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Golf: Taming the Wild

James Y. Bartlett

No one sits still for very long in Park City, Utah. In the winter, of course, everyone in town is skiing on what the locals call "the world’s best powder" at Deer Valley, The Canyons, or Park City Mountain Resort. Or they are ice-skating, cross-country skiing, or snowshoeing through the Wasatch Mountains. Come summer, there is jogging, mountain biking, hiking, fishing, or some other pursuit that involves the outdoors and aerobic activity.

As for golf, sure, there are a few inviting courses, and everyone walks and carries his or her own bag. Take a cart, and the other golfers will regard you as though you are from another planet—or Los Angeles. Now, however, Park City has a golf venue that appeals equally to the outdoorsy types with ruddy complexions and gung-ho personalities, and to those like me who like to sit a spell and take in the view. Glenwild, Park City’s first gated golf community, is located just outside of town, over a ridge that screens the sight and the sound of traffic on I-80. The 900-acre development, which was once a sheep ranch, includes fewer than 200 homesites set among the hills. Situated in a scenic valley far apart from the community’s roads and future homes is the property’s centerpiece, a 7,541-yard course designed by Tom Fazio.

This distance includes the 633-yard, par-5 16th and the 498-yard, par-4 18th. If these pars seem unreasonable for such distances, it is because the overall elevation of the property—about 5,000 feet above sea level—adds a little zing to any shot. However, thin air will not help with the many forced carries over brushy conservation plots, and golfers also have to contend with the subtle breaks on the expansive greens. Still, Fazio has crafted a layout that promises to keep the members’ interest piqued. Indeed, the course is already considered among the best in Utah.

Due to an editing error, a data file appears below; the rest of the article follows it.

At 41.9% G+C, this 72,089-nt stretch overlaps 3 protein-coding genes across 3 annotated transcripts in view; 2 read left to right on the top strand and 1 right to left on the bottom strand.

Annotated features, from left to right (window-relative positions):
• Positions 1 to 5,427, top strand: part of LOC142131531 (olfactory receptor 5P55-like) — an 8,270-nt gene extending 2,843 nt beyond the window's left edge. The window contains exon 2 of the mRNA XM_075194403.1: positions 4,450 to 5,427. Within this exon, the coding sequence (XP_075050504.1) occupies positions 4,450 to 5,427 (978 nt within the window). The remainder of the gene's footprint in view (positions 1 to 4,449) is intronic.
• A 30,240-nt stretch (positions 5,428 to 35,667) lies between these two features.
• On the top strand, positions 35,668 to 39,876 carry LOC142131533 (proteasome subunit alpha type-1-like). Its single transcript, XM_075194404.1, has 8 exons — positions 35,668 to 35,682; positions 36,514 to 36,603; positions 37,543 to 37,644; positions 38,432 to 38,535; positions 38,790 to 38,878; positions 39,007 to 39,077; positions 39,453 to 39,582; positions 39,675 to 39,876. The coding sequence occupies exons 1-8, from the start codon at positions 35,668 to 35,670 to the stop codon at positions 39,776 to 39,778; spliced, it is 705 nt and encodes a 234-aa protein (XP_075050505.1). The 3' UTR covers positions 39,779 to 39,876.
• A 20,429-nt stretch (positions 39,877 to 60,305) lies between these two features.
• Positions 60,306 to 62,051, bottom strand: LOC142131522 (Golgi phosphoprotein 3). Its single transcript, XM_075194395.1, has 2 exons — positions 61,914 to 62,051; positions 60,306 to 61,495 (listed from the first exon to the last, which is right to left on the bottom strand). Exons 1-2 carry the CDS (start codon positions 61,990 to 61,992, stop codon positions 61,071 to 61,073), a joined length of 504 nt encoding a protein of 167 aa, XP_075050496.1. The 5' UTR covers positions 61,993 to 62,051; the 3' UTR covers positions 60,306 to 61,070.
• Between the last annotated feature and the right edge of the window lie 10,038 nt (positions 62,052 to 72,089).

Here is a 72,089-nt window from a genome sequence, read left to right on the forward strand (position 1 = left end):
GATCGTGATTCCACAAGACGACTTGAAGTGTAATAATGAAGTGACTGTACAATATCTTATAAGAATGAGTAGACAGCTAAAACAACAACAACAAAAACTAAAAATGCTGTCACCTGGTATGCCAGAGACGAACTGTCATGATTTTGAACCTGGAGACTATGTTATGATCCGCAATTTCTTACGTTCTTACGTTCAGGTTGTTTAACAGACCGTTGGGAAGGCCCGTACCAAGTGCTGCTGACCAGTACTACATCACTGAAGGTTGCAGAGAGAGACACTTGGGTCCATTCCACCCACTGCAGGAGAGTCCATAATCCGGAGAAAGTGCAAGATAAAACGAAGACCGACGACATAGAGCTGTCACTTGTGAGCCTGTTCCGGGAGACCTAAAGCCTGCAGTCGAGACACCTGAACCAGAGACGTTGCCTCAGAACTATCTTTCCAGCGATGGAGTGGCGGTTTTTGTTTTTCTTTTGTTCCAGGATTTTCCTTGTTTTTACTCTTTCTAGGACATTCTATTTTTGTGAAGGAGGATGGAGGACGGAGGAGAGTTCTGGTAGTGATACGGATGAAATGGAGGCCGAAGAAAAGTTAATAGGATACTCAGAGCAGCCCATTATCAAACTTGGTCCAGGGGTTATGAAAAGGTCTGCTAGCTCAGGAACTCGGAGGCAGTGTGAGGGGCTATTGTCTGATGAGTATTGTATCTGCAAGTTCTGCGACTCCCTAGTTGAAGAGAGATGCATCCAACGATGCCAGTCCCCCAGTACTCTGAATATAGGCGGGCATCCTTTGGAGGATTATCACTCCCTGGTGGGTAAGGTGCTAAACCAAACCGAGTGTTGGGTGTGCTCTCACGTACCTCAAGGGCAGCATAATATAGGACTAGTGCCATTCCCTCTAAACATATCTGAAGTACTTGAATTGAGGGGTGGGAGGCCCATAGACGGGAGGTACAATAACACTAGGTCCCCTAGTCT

After the round, Glenwild’s 37,000-square-foot clubhouse awaits. While some Park Citians may want to cool down with a three-mile jog, I suggest heading for the terrace outside the dining room (a fire circle wards off the nighttime chill), where you can enjoy a dinner from the kitchen of executive chef Pedro Sevilla (late of Tucson’s Encore Med) and savor the mountain panorama.

If 18 holes and dinner are not enough activity for one day, a full-service spa is adjacent to the pro shop. There, you can get a massage or a facial to help relax strained golfing muscles and reduce the effects of the high-altitude sun and wind. Just beyond the spa is a fully equipped exercise room that overlooks the heated pool and hot tubs. A concierge staff is available at all times to book dinner reservations at one of the many restaurants along Park City’s main drag (look both ways for cyclists and in-line skaters during the summer months), to look after your Glenwild home while you are away, or to shuttle you to the slopes for a day of skiing.

While sitting on the terrace, enjoying my second (or was it my third?) cocktail, I declined opportunities to play tennis, ride a bike to the heights of Glenwild, play a second round of golf, and even to move my feet so that the cleaning staff could vacuum under my chair. "Strained something," was my response to each invitation. It may have been my credibility that was strained, but in Park City, you need an excuse to do nothing.

Glenwild, 877.924.9453, www.glenwild.com

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